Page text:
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version (28.9 KB) by John D'Errico
Consistently sorted eigenvalue and eigenvector sequences


Updated 05 Jun 2020

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A problem that I've seen many times on the newsgroup is how eig returns its eigenvalues and eigenvectors. By itself, eig returns an arbitrary order for the eigenvalues and eigenvectors. They are often nearly sorted in order, but this is not assured. The other issue is the eigenvectors can have an arbitrary sign applied to them.

Worse, when you have a sequence of eigenvalue problems, the eigenvalues can sometimes cross over. One would like to sort the eigenvalues/eigenvectors so the sequence is consistent.

I've designed eigenshuffle.m to do exactly that. It takes a pxpxn array, where each page of the array is one matrix where we wish to compute the eigenvalues. Eigenshuffle tries to permute the eigenvalues and eigenvectors to be maximally consistent from one step in the sequence to the next. Eigenshuffle also chooses the sign to be applied to each eigenvector to be maximally consistent with the the vectors prior to it in the sequence of eigenproblems.

As an example, try this simple matrix function of a parameter t.

Efun = @(t) [1 2*t+1 t^2 t^3;2*t+1 2-t t^2 1-t^3; ...
t^2 t^2 3-2*t t^2;t^3 1-t^3 t^2 4-3*t];

Aseq = zeros(4,4,21);
for i = 1:21
Aseq(:,:,i) = Efun((i-11)/10);
[Vseq,Dseq] = eigenshuffle(Aseq);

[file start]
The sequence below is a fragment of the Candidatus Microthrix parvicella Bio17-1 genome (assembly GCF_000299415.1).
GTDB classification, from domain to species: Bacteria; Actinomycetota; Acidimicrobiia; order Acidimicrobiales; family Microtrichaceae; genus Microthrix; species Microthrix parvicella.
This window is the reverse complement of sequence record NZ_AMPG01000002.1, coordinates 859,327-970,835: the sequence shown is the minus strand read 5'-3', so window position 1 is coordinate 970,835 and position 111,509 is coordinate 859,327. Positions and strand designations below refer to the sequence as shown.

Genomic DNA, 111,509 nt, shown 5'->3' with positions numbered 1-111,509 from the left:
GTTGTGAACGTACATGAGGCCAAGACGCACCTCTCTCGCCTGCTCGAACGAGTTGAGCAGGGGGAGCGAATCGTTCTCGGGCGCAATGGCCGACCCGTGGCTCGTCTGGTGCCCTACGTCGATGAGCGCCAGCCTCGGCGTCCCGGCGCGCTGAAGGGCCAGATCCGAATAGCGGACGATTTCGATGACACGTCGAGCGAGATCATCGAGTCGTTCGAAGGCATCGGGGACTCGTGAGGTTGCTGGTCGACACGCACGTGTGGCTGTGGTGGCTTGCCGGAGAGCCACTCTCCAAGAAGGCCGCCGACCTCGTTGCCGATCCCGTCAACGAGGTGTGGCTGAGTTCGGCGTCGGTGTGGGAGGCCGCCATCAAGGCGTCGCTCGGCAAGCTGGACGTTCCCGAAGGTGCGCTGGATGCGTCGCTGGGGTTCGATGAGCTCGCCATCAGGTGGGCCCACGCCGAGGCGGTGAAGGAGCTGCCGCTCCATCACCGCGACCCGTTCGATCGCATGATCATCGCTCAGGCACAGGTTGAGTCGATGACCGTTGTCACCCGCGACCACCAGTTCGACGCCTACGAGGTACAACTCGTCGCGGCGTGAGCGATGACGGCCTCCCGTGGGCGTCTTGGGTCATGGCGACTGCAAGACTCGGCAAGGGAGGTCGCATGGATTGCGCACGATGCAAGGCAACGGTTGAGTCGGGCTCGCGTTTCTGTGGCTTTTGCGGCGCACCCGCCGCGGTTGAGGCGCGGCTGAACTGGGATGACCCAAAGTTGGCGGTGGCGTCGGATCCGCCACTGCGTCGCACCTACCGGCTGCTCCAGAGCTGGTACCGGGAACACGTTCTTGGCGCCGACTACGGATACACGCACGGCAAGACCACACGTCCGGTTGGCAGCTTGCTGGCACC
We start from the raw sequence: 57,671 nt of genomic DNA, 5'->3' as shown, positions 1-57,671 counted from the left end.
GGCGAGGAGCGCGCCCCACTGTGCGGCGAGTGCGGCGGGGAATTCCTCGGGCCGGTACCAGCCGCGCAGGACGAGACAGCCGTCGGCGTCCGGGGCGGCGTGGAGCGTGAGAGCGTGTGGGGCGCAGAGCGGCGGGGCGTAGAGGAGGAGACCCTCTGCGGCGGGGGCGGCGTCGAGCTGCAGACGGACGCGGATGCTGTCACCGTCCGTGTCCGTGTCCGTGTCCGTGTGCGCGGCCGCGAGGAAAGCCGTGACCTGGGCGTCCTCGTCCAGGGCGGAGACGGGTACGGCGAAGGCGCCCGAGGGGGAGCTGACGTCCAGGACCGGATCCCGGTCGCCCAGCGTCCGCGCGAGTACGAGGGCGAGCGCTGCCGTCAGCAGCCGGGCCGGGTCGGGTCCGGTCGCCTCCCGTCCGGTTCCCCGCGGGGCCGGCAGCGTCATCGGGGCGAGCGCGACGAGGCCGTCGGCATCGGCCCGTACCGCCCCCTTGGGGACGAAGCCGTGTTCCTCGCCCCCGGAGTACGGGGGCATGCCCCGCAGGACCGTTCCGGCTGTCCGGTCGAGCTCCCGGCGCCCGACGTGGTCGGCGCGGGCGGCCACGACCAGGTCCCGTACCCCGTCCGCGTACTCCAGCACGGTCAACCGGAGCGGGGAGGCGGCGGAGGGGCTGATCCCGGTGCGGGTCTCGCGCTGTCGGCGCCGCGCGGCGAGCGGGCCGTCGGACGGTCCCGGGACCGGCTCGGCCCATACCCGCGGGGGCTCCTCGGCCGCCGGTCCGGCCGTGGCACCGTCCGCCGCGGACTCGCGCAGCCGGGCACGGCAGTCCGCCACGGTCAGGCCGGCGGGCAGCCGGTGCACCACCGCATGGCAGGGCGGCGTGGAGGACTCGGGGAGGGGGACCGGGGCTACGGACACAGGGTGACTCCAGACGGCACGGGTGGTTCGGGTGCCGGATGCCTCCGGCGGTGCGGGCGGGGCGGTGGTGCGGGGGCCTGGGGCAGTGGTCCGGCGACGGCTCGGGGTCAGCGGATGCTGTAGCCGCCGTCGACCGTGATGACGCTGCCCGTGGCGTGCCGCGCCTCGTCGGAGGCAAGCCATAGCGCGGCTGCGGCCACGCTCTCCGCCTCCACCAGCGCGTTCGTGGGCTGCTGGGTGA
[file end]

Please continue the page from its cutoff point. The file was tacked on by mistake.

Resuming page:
To see that eigenshuffle has done its work correctly,
look at the eigenvalues in sequence after the shuffle.

t = (-1:.1:1)';
ans =
-1 8.4535 5 2.3447 0.20181
-0.9 7.8121 4.7687 2.3728 0.44644
-0.8 7.2481 4.56 2.3413 0.65054
-0.7 6.7524 4.3648 2.2709 0.8118
-0.6 6.3156 4.1751 2.1857 0.92364
-0.5 5.9283 3.9855 2.1118 0.97445
-0.4 5.5816 3.7931 2.0727 0.95254
-0.3 5.2676 3.5976 2.0768 0.858
-0.2 4.9791 3.3995 2.1156 0.70581
-0.1 4.7109 3.2 2.1742 0.51494
0 4.4605 3 2.2391 0.30037
0.1 4.2302 2.8 2.2971 0.072689
0.2 4.0303 2.5997 2.3303 -0.16034
0.3 3.8817 2.4047 2.3064 -0.39272
0.4 3.8108 2.1464 2.2628 -0.62001
0.5 3.8302 1.8986 2.1111 -0.83992
0.6 3.9301 1.5937 1.9298 -1.0537
0.7 4.0927 1.2308 1.745 -1.2685
0.8 4.3042 0.82515 1.5729 -1.5023
0.9 4.5572 0.40389 1.4272 -1.7883
1 4.8482 -8.0012e-16 1.3273 -2.1755

Here, columns 2:5 are the shuffled eigenvalues. See that the second eigenvalue goes to zero, but the third eigenvalue remains positive. We can plot eigenvalues and see that they have crossed, near t = 0.35 in Efun.


For a better appreciation of what eigenshuffle did, compare the result of eig directly on Efun(.3) and Efun(.4). Thus:

[V3,D3] = eig(Efun(.3))
V3 =
-0.74139 0.53464 -0.23551 0.3302
0.64781 0.4706 -0.16256 0.57659
0.0086542 -0.44236 -0.89119 0.10006
-0.17496 -0.54498 0.35197 0.74061

D3 =
-0.39272 0 0 0
0 2.3064 0 0
0 0 2.4047 0
0 0 0 3.8817

[V4,D4] = eig(Efun(.4))
V4 =
-0.73026 0.19752 0.49743 0.42459
0.66202 0.21373 0.35297 0.62567
0.013412 -0.95225 0.25513 0.16717
-0.16815 -0.092308 -0.75026 0.63271

D4 =
-0.62001 0 0 0
0 2.1464 0 0
0 0 2.2628 0
0 0 0 3.8108

With no sort or shuffle applied, look at V3(:,3). See that it is really closest to V4(:,2), but with a sign flip. Since the signs on the eigenvectors are arbitrary, the sign is changed, and the most consistent sequence will be chosen. By way of comparison, see how the eigenvectors in Vseq have been shuffled, the signs swapped appropriately.